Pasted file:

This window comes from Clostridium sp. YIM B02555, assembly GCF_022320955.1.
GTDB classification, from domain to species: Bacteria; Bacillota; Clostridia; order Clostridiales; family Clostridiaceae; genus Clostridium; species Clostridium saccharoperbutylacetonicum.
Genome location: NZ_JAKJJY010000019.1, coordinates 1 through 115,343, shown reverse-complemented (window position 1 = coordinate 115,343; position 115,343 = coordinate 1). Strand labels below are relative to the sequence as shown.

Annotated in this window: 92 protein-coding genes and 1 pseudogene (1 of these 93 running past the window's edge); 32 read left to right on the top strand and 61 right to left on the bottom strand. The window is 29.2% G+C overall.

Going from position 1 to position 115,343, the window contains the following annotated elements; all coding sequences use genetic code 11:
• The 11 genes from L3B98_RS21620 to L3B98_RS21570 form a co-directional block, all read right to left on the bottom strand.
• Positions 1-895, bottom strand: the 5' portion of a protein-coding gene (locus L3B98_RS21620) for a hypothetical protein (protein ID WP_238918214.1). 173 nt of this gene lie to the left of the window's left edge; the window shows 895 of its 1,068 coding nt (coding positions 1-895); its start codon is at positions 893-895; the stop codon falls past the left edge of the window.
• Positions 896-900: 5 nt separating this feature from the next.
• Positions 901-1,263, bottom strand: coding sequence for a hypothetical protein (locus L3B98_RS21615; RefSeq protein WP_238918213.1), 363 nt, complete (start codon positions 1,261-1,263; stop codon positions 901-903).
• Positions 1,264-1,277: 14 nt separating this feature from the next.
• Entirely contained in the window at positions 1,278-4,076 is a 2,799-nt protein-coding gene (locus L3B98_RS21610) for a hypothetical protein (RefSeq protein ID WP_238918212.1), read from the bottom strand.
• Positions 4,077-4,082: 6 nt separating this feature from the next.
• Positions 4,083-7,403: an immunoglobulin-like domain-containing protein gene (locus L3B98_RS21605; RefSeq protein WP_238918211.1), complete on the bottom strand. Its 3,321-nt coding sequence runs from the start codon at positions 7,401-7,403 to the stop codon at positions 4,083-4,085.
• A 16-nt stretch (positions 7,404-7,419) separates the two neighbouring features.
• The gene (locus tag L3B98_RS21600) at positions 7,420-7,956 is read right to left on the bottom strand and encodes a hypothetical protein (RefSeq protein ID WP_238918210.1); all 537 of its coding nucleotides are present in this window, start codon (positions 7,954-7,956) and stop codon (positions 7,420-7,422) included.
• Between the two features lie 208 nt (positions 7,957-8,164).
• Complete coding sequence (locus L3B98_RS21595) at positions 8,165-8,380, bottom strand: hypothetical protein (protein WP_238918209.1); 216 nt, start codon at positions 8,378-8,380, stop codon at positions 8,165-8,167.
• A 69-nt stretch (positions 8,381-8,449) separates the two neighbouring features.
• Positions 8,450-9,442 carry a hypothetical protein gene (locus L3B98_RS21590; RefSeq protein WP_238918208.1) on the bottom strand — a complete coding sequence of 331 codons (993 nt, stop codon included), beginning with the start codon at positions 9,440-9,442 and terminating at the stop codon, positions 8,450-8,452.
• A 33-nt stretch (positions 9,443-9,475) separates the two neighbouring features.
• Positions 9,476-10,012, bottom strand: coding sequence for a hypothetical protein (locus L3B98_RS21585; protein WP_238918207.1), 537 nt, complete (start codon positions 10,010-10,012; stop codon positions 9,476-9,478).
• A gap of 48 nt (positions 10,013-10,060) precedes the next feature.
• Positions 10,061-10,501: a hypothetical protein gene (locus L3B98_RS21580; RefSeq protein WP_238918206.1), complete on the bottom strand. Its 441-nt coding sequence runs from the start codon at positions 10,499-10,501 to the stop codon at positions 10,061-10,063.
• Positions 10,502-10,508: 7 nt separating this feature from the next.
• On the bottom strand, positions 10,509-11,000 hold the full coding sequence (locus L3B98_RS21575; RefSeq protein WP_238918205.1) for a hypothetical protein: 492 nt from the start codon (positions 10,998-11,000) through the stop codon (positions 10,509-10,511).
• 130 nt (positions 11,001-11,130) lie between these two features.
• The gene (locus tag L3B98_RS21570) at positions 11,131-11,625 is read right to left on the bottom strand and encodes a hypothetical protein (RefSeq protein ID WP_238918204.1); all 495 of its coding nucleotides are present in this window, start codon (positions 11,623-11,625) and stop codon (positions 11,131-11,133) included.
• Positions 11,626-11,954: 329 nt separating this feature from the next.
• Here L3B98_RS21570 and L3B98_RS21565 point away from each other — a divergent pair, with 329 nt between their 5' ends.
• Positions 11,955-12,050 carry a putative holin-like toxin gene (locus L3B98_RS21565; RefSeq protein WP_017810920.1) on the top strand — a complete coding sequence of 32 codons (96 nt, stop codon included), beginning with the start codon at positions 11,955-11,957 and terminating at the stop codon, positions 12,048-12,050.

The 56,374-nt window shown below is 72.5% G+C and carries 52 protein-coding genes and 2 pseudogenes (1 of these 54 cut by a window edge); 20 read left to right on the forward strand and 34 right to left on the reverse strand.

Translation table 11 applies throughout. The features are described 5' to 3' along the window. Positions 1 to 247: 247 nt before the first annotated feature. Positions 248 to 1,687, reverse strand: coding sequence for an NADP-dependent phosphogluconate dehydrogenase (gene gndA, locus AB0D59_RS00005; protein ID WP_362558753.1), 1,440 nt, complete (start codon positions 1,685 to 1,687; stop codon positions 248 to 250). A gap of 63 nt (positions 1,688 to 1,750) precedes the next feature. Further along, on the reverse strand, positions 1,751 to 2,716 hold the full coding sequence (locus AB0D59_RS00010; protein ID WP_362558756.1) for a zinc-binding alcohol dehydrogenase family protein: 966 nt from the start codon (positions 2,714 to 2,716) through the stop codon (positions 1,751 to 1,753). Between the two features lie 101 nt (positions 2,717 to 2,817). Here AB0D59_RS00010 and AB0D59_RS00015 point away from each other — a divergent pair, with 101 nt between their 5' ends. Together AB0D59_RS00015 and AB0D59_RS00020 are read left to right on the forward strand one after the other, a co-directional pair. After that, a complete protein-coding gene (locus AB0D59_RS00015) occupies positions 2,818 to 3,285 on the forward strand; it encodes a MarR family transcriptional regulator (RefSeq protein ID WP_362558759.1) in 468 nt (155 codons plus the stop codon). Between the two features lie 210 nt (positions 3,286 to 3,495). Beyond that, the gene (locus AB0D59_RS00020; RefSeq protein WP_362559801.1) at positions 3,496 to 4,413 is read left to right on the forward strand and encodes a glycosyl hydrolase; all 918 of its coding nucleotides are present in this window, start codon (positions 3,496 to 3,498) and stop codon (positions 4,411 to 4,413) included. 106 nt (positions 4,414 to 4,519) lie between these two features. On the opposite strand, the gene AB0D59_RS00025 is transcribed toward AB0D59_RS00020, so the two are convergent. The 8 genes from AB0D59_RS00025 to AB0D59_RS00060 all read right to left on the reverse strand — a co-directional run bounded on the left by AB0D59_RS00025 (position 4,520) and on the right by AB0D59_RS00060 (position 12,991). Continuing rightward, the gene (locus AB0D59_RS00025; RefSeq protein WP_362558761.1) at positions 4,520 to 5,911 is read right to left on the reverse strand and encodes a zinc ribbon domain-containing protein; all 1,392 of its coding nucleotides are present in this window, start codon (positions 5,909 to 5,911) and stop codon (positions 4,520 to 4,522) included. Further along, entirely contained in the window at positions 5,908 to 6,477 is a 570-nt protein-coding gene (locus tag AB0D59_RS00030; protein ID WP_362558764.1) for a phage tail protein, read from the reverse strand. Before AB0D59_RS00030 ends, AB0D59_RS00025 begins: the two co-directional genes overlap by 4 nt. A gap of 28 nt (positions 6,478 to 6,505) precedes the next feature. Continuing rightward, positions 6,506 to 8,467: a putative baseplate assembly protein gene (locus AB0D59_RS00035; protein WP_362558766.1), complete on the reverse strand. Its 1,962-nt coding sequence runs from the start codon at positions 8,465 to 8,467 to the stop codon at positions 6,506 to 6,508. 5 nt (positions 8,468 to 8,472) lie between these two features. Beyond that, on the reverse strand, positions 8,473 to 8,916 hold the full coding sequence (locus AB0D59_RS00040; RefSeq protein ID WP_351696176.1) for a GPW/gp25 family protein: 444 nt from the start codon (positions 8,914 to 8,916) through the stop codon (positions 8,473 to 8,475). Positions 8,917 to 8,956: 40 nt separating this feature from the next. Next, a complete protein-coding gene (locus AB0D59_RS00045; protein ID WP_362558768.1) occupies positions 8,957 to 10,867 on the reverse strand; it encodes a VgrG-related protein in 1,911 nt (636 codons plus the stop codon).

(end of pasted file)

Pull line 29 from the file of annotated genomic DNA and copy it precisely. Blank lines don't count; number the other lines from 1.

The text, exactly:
• Here L3B98_RS21570 and L3B98_RS21565 point away from each other — a divergent pair, with 329 nt between their 5' ends.